4

Consider this example taken from a book, with a super class Gen and a subclass Gen2...

class Gen<T> { }

class Gen2<T> extends Gen<T> { }

Now the book states following will not compile (lets assume its in a main method)

Gen2<Integer> obj = new Gen2<Integer>();

if (obj instanceof Gen2<Integer>) {

    //do something
}

This can't be compiled because generic type info does not exist at runtime. If it doesn't exist at runtime, when does it exist? I thought that it would not exist at compile time, but would exist at runtime. Certainly, the following works for runtime with a wildcard...

if (obj instanceof Gen<?>) {

    //do something else

}

So to clarify, my question is why does generic type info not exist at runtime? Have I overlooked a simple concept?

6

The problem is that generics was not always present in java (I think they added it in 1.5). So in order to be able to achieve backwards compatibility there is type erasure which effectively erases generic type information while compiling your code in order to achieve that goal.

Excerpt from the relevant parts of the official documentation:

During the type erasure process, the Java compiler erases all type parameters and replaces each with its first bound if the type parameter is bounded, or Object if the type parameter is unbounded.

So this code for example

public class Node<T extends Comparable<T>> {

    private T data;
    private Node<T> next;

    public Node(T data, Node<T> next) {
        this.data = data;
        this.next = next;
    }

    public T getData() { return data; }
    // ...
}

becomes this after type erasure:

public class Node {

    private Comparable data;
    private Node next;

    public Node(Comparable data, Node next) {
        this.data = data;
        this.next = next;
    }

    public Comparable getData() { return data; }
    // ...
}

There is a way however to resurrect some of that type information if you tread the path of reflection which is like a lightsaber: powerful but also dangerous.

  • 1
    This is a well thought out helpful answer. I am going to read about type erasure right now, but this definitely gives me a better understanding about Java generics and type erasure. Thank you! – Rob L Mar 17 '14 at 23:33
  • 1
    The official Oracle docs are rather thorough and understandable. Consider reading thorugh the generics trail on their site. – Adam Arold Mar 17 '14 at 23:33
7

You have "overlooked a simple concept". The generics exist only at compile time, and only to enforce things like parametric polymorphism. Because the folks who implemented them decided that developers should be able to use them (generics) and still deploy their built artifacts to targets with older JVMs (an extremely questionable decision in my mind, as the runtime libraries also changed between 1.4 and 1.5), they had the compiler decide if everything type-checks and then they throw away almost all of that information before creating the compiled artifact.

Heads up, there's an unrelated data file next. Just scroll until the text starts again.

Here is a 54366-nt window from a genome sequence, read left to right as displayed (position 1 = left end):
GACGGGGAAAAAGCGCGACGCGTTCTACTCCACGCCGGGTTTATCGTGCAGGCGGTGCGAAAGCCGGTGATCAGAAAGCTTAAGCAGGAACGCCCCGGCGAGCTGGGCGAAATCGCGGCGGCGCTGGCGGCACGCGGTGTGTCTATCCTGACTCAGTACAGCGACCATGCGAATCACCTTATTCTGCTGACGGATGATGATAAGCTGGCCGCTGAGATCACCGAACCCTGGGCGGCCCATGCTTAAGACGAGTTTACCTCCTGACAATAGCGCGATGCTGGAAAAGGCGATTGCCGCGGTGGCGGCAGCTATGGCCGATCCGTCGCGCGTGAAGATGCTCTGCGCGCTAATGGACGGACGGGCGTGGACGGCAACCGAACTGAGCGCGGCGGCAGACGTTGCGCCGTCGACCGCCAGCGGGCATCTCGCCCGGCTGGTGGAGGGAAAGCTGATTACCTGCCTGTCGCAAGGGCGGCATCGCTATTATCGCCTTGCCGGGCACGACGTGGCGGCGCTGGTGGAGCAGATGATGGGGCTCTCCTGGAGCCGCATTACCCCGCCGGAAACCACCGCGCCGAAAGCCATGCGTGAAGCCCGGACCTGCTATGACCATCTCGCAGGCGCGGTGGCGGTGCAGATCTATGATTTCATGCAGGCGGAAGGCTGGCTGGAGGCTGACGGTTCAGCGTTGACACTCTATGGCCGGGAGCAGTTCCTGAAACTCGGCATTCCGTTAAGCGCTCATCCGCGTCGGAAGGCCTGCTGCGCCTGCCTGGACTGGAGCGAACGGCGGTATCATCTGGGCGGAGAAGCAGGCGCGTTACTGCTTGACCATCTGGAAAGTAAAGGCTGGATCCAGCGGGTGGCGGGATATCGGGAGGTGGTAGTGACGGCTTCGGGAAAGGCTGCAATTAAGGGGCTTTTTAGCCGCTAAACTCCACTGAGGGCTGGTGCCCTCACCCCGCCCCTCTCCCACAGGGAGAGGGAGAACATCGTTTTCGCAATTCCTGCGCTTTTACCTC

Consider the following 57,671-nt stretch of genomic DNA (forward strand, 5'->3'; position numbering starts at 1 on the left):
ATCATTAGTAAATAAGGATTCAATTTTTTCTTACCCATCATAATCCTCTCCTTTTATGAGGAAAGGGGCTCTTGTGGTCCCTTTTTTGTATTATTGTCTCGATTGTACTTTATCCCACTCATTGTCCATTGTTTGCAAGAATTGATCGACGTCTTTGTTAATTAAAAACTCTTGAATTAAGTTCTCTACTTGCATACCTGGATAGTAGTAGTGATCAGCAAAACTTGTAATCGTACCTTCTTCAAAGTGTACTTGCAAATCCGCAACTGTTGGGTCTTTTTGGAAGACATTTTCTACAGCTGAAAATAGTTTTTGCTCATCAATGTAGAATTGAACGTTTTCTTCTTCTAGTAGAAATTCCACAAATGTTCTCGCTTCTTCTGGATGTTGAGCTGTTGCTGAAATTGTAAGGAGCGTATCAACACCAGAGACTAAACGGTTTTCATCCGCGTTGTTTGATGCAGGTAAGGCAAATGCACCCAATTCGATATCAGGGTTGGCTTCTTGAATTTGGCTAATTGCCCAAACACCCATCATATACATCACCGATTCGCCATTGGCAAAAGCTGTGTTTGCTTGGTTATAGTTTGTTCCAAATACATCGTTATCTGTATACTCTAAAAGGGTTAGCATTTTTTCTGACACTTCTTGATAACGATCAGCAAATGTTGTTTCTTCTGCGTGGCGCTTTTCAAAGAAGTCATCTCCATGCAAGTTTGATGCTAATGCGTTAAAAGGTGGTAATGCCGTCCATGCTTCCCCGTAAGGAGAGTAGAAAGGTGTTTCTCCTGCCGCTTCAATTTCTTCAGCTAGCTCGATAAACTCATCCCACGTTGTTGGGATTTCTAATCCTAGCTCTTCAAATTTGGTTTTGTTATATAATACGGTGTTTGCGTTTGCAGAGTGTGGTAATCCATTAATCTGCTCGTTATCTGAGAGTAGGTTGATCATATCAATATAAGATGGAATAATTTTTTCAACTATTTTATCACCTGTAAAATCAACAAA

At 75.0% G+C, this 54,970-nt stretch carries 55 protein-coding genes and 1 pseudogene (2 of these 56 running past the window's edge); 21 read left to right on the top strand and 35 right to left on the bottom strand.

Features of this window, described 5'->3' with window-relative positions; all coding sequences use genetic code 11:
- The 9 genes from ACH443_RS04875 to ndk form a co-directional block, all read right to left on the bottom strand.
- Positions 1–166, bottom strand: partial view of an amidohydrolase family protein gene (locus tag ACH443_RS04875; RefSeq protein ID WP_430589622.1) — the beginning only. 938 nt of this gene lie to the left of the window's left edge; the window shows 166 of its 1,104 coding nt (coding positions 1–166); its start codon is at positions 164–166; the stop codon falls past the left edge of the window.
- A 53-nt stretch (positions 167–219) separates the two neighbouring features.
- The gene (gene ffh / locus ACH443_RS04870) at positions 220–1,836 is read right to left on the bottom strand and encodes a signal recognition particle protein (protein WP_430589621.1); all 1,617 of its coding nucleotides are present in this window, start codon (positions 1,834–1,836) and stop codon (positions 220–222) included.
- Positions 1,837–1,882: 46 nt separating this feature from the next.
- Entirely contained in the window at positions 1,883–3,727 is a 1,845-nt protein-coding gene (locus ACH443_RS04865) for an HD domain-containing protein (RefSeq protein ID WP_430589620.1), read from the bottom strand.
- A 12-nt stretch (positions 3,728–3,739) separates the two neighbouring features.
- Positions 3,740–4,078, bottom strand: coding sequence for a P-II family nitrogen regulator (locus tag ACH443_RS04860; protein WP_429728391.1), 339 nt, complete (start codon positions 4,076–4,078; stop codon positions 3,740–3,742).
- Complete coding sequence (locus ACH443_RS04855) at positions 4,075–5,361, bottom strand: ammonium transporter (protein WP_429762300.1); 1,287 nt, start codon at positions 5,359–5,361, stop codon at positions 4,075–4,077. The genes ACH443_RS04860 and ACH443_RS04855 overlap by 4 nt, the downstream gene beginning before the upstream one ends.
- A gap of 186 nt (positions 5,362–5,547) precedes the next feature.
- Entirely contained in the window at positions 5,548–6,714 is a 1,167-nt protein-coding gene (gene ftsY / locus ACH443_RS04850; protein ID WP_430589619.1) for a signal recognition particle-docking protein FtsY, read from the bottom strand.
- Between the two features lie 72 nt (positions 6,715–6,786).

I say almost all of that information because in some special cases it is still around at runtime.

  • Ok, that makes sense and that's the backwards compatibility someone else had mentioned. Thanks for clarifying. – Rob L Mar 17 '14 at 23:25
  • 5
    +1 for calling it "an extremely questionable decision". :) – David Conrad Mar 17 '14 at 23:29
  • What the check were they thinking?? How do you write any of your own code that uses <T>, <K,V> ? I'm trying to implement a GenericCacheAside<T> implementation, something I did in C# easily.....I hit this issue. Boo. Error message = "The run time type is not available, got: TEntity" – granadaCoder Sep 26 '18 at 23:21
0

Generics were introduced to the Java language to provide tighter type checks at compile time and to support generic programming. [...] Type erasure ensures that no new classes are created for parameterized types; consequently, generics incur no runtime overhead.

I don't think this is related to backwards compatibility at all. If you compile your code targetting 1.5 or more, the code will be not compatible with 1.4, regardless the use of generics.

  • How does that explain why obj instanceof Gen2<Integer> does not compile while obj instanceof Gen2<?> does? – Sotirios Delimanolis Mar 17 '14 at 23:30
  • Because generic information is not present at runtime, only at compile time. The compiler knows that the VM will not be able to know the type of the object, so it does not compile even if you want to use the 1.5 compiler. Gen2<?> is a wildcard, so it means every object is ok, so it compiles. – Giuseppe Bertone Mar 17 '14 at 23:36
  • Gen2<?> is very much different than Get2<Object>. Also, not all generic information is lost at run time. – Sotirios Delimanolis Mar 17 '14 at 23:37
  • Every class extends Object, so the effect is the same. But because Object is a type itself, the compiler "cannot perform instanceof check against parameterized type Gen2<Object>. Use the form Gen2<?> instead since further generic type information will be erased at runtime". It seems to me simply a syntax related issue, not really a backward compatibility issue. And, what are the generic information retained at runtime? – Giuseppe Bertone Mar 17 '14 at 23:44
  • @Neurone It is (was) a compatibility issue with the existing Java types and byte-code. When .NET introduced generics in 2.0 they chose a different approach (with "reified types"), but it also means List and List<T> are two different types and moving from .NET 2.0 from .NET 1.1 was a non-backwards compatible change (even though the ancient C#1 source can be compiled for .NET 2). – user2864740 Mar 18 '14 at 0:01

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